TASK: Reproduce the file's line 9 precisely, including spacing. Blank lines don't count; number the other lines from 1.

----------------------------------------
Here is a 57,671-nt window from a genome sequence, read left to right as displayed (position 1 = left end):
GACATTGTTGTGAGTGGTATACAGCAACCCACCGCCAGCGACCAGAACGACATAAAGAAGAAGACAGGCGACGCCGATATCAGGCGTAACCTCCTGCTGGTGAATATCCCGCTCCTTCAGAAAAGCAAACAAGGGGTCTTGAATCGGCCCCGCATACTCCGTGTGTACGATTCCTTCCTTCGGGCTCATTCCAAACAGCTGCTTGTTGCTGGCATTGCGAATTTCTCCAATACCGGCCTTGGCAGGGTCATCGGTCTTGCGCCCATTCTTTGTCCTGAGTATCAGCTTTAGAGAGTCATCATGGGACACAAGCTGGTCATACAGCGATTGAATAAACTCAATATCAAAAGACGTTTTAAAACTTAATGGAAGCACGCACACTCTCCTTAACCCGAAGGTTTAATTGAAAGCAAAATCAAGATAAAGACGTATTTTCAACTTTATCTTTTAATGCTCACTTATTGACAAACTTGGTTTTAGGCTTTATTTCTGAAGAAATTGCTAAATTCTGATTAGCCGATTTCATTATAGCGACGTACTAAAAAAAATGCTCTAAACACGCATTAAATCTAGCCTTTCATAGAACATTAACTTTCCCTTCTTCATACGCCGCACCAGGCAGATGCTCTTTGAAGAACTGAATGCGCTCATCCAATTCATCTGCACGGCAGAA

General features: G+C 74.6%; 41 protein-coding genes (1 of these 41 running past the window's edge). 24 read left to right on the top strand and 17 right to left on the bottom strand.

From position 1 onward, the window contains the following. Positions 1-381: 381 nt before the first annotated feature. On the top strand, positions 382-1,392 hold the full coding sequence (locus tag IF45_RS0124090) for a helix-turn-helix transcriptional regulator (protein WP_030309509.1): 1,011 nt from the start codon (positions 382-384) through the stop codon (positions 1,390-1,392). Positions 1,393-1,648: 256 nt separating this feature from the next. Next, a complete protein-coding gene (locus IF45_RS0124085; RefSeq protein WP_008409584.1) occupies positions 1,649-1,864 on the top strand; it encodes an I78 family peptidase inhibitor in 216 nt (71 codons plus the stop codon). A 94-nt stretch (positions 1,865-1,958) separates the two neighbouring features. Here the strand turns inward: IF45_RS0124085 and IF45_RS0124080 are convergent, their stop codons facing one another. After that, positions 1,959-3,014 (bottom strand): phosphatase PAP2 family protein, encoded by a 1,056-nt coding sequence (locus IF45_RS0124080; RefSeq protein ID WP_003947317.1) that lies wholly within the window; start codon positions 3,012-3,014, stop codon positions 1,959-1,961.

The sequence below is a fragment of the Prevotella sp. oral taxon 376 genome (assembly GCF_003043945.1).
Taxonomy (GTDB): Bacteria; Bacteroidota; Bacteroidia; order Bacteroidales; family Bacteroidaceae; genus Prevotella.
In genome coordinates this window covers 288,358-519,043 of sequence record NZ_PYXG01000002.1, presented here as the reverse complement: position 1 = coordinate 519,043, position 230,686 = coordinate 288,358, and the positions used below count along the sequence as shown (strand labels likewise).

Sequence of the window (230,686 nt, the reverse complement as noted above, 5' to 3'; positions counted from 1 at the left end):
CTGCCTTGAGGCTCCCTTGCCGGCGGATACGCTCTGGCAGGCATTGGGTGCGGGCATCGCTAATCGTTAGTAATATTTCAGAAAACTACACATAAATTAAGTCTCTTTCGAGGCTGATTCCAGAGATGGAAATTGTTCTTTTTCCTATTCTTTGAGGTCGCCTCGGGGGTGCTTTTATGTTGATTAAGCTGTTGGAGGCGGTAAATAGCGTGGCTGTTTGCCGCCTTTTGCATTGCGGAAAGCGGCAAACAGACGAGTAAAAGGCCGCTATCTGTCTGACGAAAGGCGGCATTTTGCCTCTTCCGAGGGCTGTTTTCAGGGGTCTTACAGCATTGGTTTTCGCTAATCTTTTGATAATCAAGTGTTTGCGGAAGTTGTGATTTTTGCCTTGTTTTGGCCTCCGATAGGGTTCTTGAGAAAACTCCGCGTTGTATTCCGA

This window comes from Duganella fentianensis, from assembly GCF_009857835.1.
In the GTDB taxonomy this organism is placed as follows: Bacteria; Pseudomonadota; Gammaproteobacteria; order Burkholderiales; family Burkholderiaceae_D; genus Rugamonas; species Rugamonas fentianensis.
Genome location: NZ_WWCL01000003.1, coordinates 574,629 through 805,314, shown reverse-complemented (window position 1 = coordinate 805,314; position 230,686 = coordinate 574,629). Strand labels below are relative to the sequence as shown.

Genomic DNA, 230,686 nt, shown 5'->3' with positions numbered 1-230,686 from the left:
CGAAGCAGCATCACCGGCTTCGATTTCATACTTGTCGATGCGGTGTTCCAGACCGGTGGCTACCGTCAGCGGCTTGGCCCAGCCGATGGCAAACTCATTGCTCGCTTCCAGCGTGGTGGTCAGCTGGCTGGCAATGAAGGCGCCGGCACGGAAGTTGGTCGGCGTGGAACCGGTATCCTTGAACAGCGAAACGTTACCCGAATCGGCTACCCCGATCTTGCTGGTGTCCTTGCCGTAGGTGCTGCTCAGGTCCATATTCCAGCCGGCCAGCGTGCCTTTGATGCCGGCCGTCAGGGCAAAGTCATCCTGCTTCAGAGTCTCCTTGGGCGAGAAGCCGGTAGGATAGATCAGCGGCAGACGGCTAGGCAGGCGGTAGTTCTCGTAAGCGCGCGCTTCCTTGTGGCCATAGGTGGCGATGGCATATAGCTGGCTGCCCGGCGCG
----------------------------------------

CTGCCTTGAGGCTCCCTTGCCGGCGGATACGCTCTGGCAGGCATTGGGTGCGGGCATCGCTAATCGTTAGTAATATTTCAGAAAACTACACATAAATTAAGTCTCTTTCGAGGCTGATTCCAGAGATGGAAATTGTTCTTTTTCCTATTCTTTGAGGTCGCCTCGGGGGTGCTTTTATGTTGATTAAGCTGTTGGAGGCGGTAAATAGCGTGGCTGTTTGCCGCCTTTTGCATTGCGGAAAGCGGCAAACAGACGAGTAAAAGGCCGCTATCTGTCTGACGAAAGGCGGCATTTTGCCTCTTCCGAGGGCTGTTTTCAGGGGTCTTACAGCATTGGTTTTCGCTAATCTTTTGATAATCAAGTGTTTGCGGAAGTTGTGATTTTTGCCTTGTTTTGGCCTCCGATAGGGTTCTTGAGAAAACTCCGCGTTGTATTCCGA